The National Hurricane Center predicted a 20% possibility of tropical development in the western Gulf of Mexico early next week.
A tropical wave that will pass through the Bahamas on Friday and then go westward towards the Gulf of Mexico throughout the weekend is what our forecast team will be keeping an eye on. It is connected to a significant amount of deep tropical moisture.
The wave will be off the Texas coast by Tuesday, August 22. Before the wave swings into Texas on Wednesday, there may still be time for some tropical development.
Models currently do not actively grow this wave into a robust system. The most likely scenario is that this provides Texas with its much-needed rainfall. Although it’s too soon to say where the most rain will fall in Texas, some will likely end up in the Houston region.
Through the weekend and the next week, the theimportantenews advises everyone to check the forecast at least once a day so you are not caught off guard in case something more substantial is able to develop.
The tweet below confirms the news:
For the moment, models do not aggressively develop this wave into a strong system. The most likely outcome at this point is that this brings much-needed rainfall to Texas.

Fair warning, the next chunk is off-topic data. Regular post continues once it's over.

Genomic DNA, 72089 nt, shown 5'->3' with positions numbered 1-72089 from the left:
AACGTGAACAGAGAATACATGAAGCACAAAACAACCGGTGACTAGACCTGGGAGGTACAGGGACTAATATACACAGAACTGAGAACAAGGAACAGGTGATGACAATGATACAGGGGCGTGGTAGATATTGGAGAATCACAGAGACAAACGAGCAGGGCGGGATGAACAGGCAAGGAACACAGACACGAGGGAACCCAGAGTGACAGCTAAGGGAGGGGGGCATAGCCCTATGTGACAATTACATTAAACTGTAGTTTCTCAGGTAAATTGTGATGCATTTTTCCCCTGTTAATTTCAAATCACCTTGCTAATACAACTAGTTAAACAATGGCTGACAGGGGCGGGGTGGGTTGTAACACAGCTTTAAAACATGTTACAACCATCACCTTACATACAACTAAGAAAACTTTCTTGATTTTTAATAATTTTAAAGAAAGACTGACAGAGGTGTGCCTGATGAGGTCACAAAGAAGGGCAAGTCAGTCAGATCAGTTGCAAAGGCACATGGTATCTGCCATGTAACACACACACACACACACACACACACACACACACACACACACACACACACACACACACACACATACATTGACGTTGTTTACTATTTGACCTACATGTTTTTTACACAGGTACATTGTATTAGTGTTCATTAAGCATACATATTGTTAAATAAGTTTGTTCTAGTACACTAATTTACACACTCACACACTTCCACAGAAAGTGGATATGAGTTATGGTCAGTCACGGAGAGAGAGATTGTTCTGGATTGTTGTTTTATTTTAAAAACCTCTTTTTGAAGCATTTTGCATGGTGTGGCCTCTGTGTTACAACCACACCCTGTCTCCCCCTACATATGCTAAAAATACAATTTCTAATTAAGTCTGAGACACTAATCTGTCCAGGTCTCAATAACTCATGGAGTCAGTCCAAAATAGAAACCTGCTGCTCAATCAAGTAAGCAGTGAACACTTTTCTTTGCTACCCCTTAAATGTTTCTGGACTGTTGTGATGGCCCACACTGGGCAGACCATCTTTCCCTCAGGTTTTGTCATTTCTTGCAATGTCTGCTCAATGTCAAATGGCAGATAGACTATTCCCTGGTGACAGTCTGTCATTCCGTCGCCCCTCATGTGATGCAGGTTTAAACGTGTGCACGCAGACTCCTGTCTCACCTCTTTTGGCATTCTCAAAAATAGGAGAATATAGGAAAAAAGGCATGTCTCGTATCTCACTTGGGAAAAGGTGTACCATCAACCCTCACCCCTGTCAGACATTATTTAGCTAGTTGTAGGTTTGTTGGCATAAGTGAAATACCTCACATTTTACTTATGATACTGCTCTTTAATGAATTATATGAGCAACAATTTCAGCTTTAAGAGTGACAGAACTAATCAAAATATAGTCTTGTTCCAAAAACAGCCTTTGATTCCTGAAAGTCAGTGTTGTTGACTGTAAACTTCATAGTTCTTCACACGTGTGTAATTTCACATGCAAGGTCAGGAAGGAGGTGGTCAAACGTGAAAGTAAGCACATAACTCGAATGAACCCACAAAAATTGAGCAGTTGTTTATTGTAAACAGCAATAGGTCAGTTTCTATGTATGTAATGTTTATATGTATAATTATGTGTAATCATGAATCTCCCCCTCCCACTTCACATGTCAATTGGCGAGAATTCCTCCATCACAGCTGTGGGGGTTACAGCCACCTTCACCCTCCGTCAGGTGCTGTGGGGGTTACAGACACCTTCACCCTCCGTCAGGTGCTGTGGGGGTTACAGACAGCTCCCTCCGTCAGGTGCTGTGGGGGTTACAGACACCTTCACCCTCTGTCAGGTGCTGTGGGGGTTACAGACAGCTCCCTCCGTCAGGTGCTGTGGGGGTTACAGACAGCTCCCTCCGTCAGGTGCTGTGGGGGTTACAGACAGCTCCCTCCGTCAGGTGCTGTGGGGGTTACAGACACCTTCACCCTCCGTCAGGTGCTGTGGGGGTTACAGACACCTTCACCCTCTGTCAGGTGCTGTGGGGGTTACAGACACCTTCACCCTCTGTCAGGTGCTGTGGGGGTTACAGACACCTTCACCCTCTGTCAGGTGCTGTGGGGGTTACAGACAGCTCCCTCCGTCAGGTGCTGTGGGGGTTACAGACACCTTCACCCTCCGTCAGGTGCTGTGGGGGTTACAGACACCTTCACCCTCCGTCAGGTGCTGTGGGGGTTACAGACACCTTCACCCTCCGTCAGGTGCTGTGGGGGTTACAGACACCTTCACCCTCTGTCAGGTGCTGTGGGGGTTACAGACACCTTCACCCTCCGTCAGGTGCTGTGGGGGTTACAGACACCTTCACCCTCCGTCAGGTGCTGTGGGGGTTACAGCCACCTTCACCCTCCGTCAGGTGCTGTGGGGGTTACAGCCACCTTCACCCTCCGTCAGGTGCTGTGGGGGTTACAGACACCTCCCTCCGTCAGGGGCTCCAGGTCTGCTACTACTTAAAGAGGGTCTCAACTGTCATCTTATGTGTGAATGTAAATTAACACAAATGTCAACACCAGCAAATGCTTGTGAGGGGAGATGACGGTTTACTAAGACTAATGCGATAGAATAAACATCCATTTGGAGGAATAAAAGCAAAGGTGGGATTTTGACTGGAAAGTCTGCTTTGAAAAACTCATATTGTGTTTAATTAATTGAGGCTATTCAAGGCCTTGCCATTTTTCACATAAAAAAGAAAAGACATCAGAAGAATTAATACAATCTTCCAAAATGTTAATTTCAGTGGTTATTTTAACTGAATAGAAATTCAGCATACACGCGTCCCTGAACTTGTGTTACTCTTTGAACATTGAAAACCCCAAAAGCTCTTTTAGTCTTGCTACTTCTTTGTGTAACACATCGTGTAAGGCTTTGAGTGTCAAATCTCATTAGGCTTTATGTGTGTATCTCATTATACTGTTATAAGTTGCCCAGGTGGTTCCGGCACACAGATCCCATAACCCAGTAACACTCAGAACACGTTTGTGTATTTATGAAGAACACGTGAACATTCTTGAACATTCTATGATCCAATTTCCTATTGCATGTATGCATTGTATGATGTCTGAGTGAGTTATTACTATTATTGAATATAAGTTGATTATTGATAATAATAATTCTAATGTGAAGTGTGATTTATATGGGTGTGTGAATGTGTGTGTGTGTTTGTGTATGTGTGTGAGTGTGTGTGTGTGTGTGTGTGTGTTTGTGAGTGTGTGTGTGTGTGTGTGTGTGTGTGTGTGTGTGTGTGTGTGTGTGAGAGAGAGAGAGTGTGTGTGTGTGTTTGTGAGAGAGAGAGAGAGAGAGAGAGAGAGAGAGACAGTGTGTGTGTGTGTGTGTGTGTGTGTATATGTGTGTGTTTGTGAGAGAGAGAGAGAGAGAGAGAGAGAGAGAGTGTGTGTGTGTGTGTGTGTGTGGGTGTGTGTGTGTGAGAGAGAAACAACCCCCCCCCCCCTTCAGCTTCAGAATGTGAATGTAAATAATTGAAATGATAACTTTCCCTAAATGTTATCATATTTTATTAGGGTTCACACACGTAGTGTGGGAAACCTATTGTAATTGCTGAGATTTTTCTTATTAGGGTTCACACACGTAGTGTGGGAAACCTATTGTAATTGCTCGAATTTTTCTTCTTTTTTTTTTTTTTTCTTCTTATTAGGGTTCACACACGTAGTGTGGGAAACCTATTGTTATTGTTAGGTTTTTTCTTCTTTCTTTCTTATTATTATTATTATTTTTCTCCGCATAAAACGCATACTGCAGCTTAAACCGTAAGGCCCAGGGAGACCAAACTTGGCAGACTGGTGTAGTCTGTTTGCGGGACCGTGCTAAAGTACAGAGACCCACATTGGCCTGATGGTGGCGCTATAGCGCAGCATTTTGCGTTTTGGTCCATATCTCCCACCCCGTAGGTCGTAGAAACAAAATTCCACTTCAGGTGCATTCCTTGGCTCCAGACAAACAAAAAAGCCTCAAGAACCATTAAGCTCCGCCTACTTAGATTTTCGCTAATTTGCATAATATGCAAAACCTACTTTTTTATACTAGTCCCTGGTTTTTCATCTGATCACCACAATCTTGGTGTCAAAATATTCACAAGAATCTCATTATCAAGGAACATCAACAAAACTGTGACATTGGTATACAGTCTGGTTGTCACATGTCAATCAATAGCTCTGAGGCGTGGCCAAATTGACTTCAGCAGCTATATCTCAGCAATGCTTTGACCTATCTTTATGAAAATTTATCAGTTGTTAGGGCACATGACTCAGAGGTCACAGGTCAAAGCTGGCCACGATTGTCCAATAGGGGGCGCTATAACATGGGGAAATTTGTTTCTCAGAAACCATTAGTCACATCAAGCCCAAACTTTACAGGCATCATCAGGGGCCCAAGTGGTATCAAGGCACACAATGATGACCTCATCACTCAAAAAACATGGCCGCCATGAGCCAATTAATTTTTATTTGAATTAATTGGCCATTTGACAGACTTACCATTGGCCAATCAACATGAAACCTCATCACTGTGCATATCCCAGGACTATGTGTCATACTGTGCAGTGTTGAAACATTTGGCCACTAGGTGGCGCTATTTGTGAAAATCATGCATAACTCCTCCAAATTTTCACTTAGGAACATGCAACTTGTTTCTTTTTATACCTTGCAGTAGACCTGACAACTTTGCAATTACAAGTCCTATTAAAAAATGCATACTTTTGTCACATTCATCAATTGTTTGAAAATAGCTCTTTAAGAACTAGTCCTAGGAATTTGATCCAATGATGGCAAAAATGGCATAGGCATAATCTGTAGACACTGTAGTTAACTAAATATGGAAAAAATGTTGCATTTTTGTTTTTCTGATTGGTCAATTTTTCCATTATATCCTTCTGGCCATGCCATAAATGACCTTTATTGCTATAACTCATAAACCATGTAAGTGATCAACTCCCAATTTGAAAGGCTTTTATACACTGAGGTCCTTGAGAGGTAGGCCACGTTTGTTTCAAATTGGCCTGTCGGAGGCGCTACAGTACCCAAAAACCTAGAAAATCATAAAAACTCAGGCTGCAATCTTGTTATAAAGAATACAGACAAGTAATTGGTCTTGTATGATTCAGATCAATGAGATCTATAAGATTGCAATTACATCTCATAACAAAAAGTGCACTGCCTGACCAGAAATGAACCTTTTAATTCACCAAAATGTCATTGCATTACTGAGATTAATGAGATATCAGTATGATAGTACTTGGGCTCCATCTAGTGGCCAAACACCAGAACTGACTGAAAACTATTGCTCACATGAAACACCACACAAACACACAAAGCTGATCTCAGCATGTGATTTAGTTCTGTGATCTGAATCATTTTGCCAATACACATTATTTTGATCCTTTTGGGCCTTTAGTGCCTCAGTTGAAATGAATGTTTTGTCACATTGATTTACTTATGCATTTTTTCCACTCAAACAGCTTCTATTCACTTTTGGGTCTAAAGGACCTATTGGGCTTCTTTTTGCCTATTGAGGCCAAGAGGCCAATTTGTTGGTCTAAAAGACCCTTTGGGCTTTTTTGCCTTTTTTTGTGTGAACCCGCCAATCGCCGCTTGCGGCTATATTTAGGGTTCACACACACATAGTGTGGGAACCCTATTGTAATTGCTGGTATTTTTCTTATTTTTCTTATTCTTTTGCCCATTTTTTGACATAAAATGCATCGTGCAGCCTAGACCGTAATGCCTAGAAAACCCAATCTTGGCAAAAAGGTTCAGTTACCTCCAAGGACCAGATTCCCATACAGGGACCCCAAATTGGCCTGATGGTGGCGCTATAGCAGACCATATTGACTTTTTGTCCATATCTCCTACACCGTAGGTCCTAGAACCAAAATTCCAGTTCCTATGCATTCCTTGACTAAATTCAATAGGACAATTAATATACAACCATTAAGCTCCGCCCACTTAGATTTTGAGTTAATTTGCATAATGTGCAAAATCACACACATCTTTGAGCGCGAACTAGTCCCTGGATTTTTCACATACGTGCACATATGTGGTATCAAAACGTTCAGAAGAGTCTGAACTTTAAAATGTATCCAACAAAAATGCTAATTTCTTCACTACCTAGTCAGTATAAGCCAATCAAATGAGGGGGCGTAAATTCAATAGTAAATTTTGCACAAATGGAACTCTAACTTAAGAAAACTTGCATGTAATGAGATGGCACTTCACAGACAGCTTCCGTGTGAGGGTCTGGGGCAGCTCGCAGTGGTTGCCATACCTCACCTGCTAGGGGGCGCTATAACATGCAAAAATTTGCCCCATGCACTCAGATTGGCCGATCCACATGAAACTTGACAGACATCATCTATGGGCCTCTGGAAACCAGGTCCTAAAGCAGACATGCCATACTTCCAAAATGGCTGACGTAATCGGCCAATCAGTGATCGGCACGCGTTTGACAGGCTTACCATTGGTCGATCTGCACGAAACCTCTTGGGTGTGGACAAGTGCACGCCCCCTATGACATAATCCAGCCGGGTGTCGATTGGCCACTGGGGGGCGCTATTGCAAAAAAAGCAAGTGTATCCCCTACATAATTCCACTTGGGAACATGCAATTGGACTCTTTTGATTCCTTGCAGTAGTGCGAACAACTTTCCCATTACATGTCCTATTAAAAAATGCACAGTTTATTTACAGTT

— KHOU 11 News Houston (@KHOU) August 16, 2023
Predictions for the 2023 Atlantic hurricane season
According to the National Oceanic and Atmospheric Administration, the likelihood of a dangerous Atlantic hurricane season this summer and fall has recently doubled.
According to the report, an above-normal hurricane season is now 60% likely, double the agency’s May projection of 30%. The possibility for a season close to average was 40% in the original forecast, but it is now only 25%.
A busy season like the one predicted means “there is a doubling of the chance of a hurricane making landfall on the East Coast of the United States,” according to Matthew Rosencrans, lead hurricane season forecaster with NOAA’s Climate Prediction Center. However, the NOAA outlook does not predict storm tracks or what locations will get hit.
Compared to analysts’ initial 12 to 17 named storm predictions for May, NOAA now predicts between 14 and 21 named storms. 14 named storms occur on average each year.
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Six to eleven of those named storms, up from the five to nine projected in May, according to NOAA, will intensify into hurricanes. Seven hurricanes are typical.
Two to five of those hurricanes, or one more than earlier estimates, are expected by NOAA to intensify into major hurricanes with more than 110 mph winds. Three significant hurricanes occur on average every year.
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